• BPERFORMING OPERATIONS; TRANSPORTING
    • B60VEHICLES IN GENERAL
    • B60WCONJOINT CONTROL OF VEHICLE SUB-UNITS OF DIFFERENT TYPE OR DIFFERENT FUNCTION; CONTROL SYSTEMS SPECIALLY ADAPTED FOR HYBRID VEHICLES; ROAD VEHICLE DRIVE CONTROL SYSTEMS FOR PURPOSES NOT RELATED TO THE CONTROL OF A PARTICULAR SUB-UNIT
    • B60W50/00Details of control systems for road vehicle drive control not related to the control of a particular sub-unit, e.g. process diagnostic or vehicle driver interfaces
    • B60W50/08Interaction between the driver and the control system
    • B60W50/14Means for informing the driver, warning the driver or prompting a driver intervention
    • GPHYSICS
    • G06COMPUTING; CALCULATING; COUNTING
    • G06KRECOGNITION OF DATA; PRESENTATION OF DATA; RECORD CARRIERS; HANDLING RECORD CARRIERS
    • G06K9/00Methods or arrangements for reading or recognising printed or written characters or for recognising patterns, e.g. fingerprints
    • G06K9/00624Recognising scenes, i.e. recognition of a whole field of perception; recognising scene-specific objects
    • G06K9/00791Recognising scenes perceived from the perspective of a land vehicle, e.g. recognising lanes, obstacles or traffic signs on road scenes
    • G06K9/00798Recognition of lanes or road borders, e.g. of lane markings, or recognition of driver's driving pattern in relation to lanes perceived from the vehicle; Analysis of car trajectory relative to detected road
    • GPHYSICS
    • G06COMPUTING; CALCULATING; COUNTING
    • G06KRECOGNITION OF DATA; PRESENTATION OF DATA; RECORD CARRIERS; HANDLING RECORD CARRIERS
    • G06K9/00Methods or arrangements for reading or recognising printed or written characters or for recognising patterns, e.g. fingerprints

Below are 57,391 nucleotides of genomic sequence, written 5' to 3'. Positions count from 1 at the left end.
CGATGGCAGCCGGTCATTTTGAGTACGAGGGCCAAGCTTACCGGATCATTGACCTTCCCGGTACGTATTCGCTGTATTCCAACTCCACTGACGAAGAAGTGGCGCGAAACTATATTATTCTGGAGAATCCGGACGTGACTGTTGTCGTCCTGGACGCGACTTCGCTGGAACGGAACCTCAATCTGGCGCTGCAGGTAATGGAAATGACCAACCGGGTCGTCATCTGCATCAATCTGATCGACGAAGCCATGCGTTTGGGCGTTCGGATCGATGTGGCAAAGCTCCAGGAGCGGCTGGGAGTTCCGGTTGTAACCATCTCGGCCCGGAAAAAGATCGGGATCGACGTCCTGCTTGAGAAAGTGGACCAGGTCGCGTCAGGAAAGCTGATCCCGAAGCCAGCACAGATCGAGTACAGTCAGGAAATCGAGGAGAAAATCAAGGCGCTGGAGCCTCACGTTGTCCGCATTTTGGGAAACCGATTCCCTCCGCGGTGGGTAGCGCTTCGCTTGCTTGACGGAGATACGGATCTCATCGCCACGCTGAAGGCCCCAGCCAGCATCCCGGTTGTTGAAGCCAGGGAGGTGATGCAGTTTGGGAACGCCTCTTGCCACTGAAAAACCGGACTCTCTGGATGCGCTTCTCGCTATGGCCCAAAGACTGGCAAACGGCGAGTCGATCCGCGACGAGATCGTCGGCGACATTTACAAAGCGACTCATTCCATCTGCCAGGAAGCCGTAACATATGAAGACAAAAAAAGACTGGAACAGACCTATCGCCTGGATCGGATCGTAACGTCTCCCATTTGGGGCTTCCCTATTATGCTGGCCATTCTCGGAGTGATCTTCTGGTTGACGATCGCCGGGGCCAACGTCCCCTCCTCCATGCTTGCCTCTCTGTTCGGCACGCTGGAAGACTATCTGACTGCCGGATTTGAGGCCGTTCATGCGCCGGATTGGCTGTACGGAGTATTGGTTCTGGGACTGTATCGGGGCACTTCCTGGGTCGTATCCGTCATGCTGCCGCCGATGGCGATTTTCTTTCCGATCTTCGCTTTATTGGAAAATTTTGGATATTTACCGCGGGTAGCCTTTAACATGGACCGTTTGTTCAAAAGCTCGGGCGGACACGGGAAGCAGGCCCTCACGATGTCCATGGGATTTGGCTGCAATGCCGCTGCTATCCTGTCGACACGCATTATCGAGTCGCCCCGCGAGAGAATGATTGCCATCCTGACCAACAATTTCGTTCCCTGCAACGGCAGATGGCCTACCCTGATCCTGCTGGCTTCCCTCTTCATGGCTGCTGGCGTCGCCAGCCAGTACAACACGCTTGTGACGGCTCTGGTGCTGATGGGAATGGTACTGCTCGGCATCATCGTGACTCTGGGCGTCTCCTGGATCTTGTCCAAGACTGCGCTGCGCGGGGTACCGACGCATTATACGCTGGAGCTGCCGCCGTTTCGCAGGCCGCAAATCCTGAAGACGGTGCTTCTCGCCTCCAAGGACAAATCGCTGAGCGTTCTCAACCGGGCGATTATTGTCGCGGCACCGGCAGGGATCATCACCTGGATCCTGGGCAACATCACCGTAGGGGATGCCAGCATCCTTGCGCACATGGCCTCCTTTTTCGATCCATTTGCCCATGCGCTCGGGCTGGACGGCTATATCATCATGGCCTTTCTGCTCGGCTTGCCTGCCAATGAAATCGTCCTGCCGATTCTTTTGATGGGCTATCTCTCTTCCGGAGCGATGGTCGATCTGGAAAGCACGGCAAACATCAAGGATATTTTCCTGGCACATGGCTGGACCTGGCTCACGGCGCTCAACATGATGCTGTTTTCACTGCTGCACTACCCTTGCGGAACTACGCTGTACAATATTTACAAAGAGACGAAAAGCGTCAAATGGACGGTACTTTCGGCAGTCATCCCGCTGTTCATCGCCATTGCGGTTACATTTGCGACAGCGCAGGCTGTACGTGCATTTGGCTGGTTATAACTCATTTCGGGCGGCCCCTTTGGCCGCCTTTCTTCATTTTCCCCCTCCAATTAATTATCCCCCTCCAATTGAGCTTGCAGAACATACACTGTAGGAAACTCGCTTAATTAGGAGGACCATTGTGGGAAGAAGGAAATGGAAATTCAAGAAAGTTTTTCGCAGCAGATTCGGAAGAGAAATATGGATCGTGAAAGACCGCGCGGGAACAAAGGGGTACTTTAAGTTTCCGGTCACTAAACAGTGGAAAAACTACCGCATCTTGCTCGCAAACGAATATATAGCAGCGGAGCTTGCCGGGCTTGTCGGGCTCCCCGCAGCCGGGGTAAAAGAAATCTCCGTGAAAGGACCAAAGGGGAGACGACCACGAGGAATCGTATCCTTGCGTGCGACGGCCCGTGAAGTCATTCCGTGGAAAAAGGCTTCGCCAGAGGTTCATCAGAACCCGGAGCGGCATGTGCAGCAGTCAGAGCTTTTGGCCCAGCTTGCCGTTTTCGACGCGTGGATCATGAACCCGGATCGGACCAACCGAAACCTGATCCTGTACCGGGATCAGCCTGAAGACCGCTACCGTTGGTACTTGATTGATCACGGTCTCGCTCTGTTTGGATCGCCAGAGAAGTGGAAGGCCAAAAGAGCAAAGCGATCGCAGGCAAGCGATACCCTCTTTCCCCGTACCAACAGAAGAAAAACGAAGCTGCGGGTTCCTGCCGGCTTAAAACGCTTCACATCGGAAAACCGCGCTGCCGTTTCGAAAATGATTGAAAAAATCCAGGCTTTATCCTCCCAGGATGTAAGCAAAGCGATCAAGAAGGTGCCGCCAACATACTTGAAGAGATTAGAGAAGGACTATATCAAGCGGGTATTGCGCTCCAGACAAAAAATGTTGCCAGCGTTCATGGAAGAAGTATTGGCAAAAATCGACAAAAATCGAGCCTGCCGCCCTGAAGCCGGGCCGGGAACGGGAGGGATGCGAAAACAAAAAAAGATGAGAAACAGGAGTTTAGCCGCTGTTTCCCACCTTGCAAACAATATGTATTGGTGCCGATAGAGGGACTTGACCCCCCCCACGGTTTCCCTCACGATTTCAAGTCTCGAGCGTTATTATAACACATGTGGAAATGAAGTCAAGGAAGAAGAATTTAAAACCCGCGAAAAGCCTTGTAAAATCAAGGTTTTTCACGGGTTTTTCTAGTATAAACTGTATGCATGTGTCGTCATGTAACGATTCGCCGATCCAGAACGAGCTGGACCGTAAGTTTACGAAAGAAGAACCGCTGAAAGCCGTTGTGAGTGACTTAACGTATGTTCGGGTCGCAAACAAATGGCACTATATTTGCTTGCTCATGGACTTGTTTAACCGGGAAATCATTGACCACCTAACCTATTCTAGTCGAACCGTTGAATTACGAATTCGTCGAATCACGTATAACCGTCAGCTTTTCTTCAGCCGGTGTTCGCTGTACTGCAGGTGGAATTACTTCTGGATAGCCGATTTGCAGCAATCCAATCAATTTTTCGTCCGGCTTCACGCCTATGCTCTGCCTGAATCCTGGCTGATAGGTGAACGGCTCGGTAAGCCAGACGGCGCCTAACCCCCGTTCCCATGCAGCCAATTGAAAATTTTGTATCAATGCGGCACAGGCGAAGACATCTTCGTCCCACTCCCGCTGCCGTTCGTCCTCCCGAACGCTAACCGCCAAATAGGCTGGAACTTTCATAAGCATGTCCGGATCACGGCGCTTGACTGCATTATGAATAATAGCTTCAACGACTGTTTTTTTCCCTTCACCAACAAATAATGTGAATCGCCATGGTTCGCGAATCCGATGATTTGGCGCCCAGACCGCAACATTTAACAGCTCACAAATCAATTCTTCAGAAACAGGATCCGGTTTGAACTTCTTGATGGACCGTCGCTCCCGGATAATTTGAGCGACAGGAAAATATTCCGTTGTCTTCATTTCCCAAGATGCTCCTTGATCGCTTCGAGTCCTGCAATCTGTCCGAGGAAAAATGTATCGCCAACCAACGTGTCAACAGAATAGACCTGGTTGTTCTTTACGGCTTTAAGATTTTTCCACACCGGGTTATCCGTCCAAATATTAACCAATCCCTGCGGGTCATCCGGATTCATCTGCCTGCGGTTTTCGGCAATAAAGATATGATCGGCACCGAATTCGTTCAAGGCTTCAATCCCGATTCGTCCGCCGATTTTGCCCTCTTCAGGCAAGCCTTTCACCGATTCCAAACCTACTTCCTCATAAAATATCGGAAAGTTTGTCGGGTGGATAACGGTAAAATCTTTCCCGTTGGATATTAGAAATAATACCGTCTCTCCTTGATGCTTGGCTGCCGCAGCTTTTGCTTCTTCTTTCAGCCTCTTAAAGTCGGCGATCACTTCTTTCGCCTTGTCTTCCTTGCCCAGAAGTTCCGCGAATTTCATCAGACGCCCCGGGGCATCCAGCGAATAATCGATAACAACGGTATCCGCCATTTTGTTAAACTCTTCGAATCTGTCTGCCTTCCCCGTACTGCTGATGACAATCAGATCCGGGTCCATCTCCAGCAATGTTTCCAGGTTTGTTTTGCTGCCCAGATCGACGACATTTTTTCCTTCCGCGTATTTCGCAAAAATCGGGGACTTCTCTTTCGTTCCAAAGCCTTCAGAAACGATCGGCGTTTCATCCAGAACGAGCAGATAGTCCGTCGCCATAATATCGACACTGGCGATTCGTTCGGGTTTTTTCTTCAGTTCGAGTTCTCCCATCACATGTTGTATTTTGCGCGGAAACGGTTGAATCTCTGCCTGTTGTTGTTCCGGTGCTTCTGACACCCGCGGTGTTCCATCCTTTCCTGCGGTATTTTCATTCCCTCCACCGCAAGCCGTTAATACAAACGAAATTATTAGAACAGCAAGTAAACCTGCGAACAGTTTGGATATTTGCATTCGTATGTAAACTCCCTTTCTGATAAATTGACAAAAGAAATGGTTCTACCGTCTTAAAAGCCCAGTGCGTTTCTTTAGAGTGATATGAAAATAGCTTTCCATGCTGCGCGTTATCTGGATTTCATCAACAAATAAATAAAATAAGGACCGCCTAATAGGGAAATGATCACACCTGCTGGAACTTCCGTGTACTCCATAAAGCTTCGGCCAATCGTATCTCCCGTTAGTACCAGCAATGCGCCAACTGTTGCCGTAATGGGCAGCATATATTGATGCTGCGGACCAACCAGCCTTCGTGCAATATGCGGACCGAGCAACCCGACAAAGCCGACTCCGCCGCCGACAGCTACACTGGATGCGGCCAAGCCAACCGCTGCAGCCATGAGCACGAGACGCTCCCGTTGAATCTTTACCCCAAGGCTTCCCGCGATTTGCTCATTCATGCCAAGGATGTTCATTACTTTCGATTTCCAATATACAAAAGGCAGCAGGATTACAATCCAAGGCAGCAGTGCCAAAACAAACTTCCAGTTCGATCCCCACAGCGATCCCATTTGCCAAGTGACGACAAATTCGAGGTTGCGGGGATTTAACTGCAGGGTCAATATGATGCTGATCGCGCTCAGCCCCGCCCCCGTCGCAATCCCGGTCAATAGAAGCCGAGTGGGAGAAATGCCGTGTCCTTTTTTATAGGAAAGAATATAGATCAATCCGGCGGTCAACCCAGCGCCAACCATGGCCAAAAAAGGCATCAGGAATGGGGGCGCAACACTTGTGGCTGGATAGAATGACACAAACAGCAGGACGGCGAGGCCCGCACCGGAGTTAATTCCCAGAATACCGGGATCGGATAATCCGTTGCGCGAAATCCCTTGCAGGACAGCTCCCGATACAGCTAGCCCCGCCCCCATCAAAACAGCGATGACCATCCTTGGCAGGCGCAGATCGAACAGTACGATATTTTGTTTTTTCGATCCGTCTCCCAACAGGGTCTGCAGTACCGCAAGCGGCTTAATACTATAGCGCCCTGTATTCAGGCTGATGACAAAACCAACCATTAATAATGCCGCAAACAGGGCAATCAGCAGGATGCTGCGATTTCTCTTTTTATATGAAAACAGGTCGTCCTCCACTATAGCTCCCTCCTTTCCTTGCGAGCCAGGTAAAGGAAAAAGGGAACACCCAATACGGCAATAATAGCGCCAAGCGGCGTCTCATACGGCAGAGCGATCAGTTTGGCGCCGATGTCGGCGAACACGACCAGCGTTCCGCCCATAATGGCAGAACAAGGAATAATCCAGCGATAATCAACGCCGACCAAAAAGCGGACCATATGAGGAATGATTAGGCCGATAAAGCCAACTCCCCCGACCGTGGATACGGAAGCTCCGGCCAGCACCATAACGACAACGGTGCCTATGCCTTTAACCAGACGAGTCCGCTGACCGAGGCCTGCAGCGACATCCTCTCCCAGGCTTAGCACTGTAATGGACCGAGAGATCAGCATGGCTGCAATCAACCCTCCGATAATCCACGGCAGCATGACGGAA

• G06K9/00624Recognising scenes, i.e. recognition of a whole field of perception; recognising scene-specific objects
    • G06K9/00791Recognising scenes perceived from the perspective of a land vehicle, e.g. recognising lanes, obstacles or traffic signs on road scenes
    • G06K9/00805Detecting potential obstacles
    • BPERFORMING OPERATIONS; TRANSPORTING
    • B60VEHICLES IN GENERAL
    • B60RVEHICLES, VEHICLE FITTINGS, OR VEHICLE PARTS, NOT OTHERWISE PROVIDED FOR
    • B60R2300/00Details of viewing arrangements using cameras and displays, specially adapted for use in a vehicle
    • B60R2300/80Details of viewing arrangements using cameras and displays, specially adapted for use in a vehicle characterised by the intended use of the viewing arrangement
    • B60R2300/8093Details of viewing arrangements using cameras and displays, specially adapted for use in a vehicle characterised by the intended use of the viewing arrangement for obstacle warning
    • BPERFORMING OPERATIONS; TRANSPORTING
    • B60VEHICLES IN GENERAL
    • B60WCONJOINT CONTROL OF VEHICLE SUB-UNITS OF DIFFERENT TYPE OR DIFFERENT FUNCTION; CONTROL SYSTEMS SPECIALLY ADAPTED FOR HYBRID VEHICLES; ROAD VEHICLE DRIVE CONTROL SYSTEMS FOR PURPOSES NOT RELATED TO THE CONTROL OF A PARTICULAR SUB-UNIT
    • B60W50/00Details of control systems for road vehicle drive control not related to the control of a particular sub-unit, e.g. process diagnostic or vehicle driver interfaces
    • B60W50/08Interaction between the driver and the control system
    • B60W50/14Means for informing the driver, warning the driver or prompting a driver intervention
    • B60W2050/143Alarm means
    • BPERFORMING OPERATIONS; TRANSPORTING
    • B60VEHICLES IN GENERAL
    • B60WCONJOINT CONTROL OF VEHICLE SUB-UNITS OF DIFFERENT TYPE OR DIFFERENT FUNCTION; CONTROL SYSTEMS SPECIALLY ADAPTED FOR HYBRID VEHICLES; ROAD VEHICLE DRIVE CONTROL SYSTEMS FOR PURPOSES NOT RELATED TO THE CONTROL OF A PARTICULAR SUB-UNIT
    • B60W2420/00Indexing codes relating to the type of sensors based on the principle of their operation
    • B60W2420/42Image sensing, e.g. optical camera
    • BPERFORMING OPERATIONS; TRANSPORTING
    • B60VEHICLES IN GENERAL
    • B60WCONJOINT CONTROL OF VEHICLE SUB-UNITS OF DIFFERENT TYPE OR DIFFERENT FUNCTION; CONTROL SYSTEMS SPECIALLY ADAPTED FOR HYBRID VEHICLES; ROAD VEHICLE DRIVE CONTROL SYSTEMS FOR PURPOSES NOT RELATED TO THE CONTROL OF A PARTICULAR SUB-UNIT
    • B60W2550/00Input parameters relating to exterior conditions
    • B60W2550/20Traffic related input parameters
    • B60W2550/30Distance or speed relative to other vehicles
    • BPERFORMING OPERATIONS; TRANSPORTING
    • B60VEHICLES IN GENERAL
    • B60WCONJOINT CONTROL OF VEHICLE SUB-UNITS OF DIFFERENT TYPE OR DIFFERENT FUNCTION; CONTROL SYSTEMS SPECIALLY ADAPTED FOR HYBRID VEHICLES; ROAD VEHICLE DRIVE CONTROL SYSTEMS FOR PURPOSES NOT RELATED TO THE CONTROL OF A PARTICULAR SUB-UNIT